Former US Route 99 through Athlone and the last Wheeler Ridge-Sacramento corridor expressway

Athlone was a siding of the Southern Pacific Railroad located in Merced County on the alignment of what was US Route 99 between the cities of Chowchilla and Merced.  The Athlone corridor of US Route 99 was one of the first in San Joaquin Valley to fully upgraded to four lane expressway standards.  The Athlone expressway corridor was inherited by California State Route 99 when US Route 99 was truncated to Ashland, Oregon during June 1965.  The four-lane expressway through Athlone was the last segment of what had been US Route 99 in the Wheeler Ridge-Sacramento corridor to be bypassed by a freeway.  The Athlone expressway corridor was bypassed by the modern California State Route 99 freeway in 2016.  Despite being put on a road diet and narrowed what was the Athlone expressway corridor still displays evidence of being part of US Route 99.   Above the blog cover photo displays the Athlone expressway corridor of US Route 99 south of Merced as depicted in the July 1939 California Highways &

California State Route 38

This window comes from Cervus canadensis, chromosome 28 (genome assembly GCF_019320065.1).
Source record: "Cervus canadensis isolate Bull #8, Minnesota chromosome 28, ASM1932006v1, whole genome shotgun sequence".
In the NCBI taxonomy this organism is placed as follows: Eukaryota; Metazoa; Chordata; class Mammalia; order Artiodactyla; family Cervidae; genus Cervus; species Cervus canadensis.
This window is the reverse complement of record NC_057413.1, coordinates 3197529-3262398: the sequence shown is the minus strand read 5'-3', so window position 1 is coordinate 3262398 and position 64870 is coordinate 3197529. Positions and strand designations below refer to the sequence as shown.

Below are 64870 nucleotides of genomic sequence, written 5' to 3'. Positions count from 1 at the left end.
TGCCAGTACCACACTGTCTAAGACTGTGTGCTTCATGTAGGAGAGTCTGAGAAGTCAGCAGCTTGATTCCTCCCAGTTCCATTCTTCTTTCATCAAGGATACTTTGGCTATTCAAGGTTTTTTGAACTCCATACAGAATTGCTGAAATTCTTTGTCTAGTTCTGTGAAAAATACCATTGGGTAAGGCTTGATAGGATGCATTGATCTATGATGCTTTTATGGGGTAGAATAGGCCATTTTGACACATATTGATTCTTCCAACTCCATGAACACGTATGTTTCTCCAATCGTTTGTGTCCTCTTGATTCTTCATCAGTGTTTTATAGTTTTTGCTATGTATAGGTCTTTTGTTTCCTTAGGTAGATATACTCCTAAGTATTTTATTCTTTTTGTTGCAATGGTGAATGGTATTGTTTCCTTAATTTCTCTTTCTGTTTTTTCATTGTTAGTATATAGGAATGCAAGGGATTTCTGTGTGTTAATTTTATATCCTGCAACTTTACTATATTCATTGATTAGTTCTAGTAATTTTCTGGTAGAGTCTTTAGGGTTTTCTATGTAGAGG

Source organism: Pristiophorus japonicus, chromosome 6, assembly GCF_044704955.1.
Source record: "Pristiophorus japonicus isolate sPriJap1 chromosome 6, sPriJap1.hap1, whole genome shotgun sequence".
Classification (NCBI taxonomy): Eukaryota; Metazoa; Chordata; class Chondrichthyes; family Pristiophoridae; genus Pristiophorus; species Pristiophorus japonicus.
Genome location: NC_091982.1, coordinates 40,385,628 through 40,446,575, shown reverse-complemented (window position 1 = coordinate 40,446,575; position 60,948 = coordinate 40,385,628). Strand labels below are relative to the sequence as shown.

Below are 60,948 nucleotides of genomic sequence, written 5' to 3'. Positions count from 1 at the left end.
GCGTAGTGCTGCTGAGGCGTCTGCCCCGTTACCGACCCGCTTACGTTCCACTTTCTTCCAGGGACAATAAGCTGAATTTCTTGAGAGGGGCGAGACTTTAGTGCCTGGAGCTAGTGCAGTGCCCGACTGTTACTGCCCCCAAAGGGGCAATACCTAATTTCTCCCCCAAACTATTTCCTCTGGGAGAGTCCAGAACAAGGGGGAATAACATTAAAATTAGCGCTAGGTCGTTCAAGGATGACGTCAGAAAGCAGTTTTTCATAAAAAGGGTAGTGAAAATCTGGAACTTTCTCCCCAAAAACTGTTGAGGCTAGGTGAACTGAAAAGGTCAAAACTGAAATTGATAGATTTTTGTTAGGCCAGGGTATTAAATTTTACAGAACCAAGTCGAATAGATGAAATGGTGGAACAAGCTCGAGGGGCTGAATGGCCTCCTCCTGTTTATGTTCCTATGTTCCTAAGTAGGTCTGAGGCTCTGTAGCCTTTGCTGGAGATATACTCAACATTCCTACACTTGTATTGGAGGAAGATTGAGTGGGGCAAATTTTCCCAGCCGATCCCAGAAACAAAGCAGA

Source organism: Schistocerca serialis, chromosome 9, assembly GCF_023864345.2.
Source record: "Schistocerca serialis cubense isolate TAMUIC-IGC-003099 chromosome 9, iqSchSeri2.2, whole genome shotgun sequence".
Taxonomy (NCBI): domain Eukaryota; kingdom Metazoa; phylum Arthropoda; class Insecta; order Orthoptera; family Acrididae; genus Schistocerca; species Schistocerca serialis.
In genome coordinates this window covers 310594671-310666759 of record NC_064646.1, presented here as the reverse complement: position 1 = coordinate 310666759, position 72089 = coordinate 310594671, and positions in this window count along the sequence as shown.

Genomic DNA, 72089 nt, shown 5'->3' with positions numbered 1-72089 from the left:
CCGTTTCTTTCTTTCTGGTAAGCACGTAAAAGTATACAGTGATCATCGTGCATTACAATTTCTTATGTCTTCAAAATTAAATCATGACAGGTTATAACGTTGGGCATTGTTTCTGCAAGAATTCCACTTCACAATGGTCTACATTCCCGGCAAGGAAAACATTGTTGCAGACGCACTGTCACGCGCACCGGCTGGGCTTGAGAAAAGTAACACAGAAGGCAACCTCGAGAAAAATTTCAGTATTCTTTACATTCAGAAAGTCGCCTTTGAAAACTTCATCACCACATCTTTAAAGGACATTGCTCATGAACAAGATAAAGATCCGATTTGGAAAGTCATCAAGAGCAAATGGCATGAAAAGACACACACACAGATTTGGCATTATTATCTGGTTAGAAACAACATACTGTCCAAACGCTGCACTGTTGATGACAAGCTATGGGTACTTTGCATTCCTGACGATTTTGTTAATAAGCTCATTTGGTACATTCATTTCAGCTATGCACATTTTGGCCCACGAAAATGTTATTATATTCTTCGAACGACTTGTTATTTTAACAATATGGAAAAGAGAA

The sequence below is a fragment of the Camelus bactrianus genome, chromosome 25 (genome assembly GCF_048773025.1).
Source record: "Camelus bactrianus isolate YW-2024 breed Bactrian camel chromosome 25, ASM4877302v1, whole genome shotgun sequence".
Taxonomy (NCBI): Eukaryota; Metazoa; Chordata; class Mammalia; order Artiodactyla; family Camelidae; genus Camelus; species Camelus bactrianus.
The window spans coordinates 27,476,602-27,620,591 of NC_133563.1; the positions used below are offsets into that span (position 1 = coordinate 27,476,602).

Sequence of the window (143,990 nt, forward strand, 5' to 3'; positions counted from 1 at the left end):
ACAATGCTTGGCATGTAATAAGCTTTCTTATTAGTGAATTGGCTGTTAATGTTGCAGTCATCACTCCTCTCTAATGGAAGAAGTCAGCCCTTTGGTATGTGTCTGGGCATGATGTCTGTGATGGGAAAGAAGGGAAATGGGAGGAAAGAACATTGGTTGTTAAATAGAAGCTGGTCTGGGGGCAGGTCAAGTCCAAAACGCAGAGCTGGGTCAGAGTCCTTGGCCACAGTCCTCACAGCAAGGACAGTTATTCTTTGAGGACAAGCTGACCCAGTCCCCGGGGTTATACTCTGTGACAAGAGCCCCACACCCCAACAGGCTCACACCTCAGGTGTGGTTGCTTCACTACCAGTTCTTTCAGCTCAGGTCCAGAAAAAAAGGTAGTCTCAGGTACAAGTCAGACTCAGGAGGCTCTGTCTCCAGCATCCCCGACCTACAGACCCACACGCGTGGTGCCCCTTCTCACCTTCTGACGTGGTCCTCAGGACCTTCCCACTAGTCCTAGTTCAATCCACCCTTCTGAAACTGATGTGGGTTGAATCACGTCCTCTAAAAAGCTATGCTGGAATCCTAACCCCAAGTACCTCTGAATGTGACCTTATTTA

California State Route 38 is a fifty-nine-mile State Highway located entirety in San Bernardino County and a component of the Rim of the World Highway.  California State Route 38 begins at California State Route 18 at Bear Valley Dam of the San Bernardino Mountains and follows an easterly course on the north shore of Big Bear Lake.  California State Route 38 briefly multiplexes California State Route 18 near Baldwin Lake and branches east towards the 8,443-foot-high Onyx Summit.  From Onyx Summit the routing of California State Route 38 reverses course following a largely westward path through the San Bernardino Mountains towards a terminus at Interstate 10 in Redlands.   Pictured as the blog cover is California State Route 38 at Onyx Summit the day it opened to traffic on August 12th, 1961.   Part 1; the history of California State Route 38 California State Route 38 (CA 38) is generally considered to be the back way through the San Bernardino Mountains to Big Bear Lake of Bear Valley